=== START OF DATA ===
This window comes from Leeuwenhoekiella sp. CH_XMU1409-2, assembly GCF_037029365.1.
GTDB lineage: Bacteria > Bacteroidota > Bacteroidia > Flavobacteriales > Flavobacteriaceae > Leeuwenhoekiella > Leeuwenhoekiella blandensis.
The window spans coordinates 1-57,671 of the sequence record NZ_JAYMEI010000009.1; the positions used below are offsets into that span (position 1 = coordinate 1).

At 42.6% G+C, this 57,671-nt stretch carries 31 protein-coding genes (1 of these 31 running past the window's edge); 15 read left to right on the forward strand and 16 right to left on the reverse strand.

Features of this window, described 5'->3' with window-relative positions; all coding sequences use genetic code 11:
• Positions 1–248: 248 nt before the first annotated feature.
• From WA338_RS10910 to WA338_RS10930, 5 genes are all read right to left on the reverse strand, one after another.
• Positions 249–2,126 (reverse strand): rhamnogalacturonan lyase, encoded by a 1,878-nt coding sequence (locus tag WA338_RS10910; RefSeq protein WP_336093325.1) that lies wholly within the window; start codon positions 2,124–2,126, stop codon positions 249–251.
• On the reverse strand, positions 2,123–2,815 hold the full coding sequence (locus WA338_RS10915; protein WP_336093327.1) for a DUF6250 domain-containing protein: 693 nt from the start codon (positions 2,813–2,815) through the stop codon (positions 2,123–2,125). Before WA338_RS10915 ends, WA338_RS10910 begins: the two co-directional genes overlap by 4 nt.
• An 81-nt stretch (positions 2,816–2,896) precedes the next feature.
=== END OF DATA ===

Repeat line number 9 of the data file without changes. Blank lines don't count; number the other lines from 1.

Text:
• On the reverse strand, positions 2,123–2,815 hold the full coding sequence (locus WA338_RS10915; protein WP_336093327.1) for a DUF6250 domain-containing protein: 693 nt from the start codon (positions 2,813–2,815) through the stop codon (positions 2,123–2,125). Before WA338_RS10915 ends, WA338_RS10910 begins: the two co-directional genes overlap by 4 nt.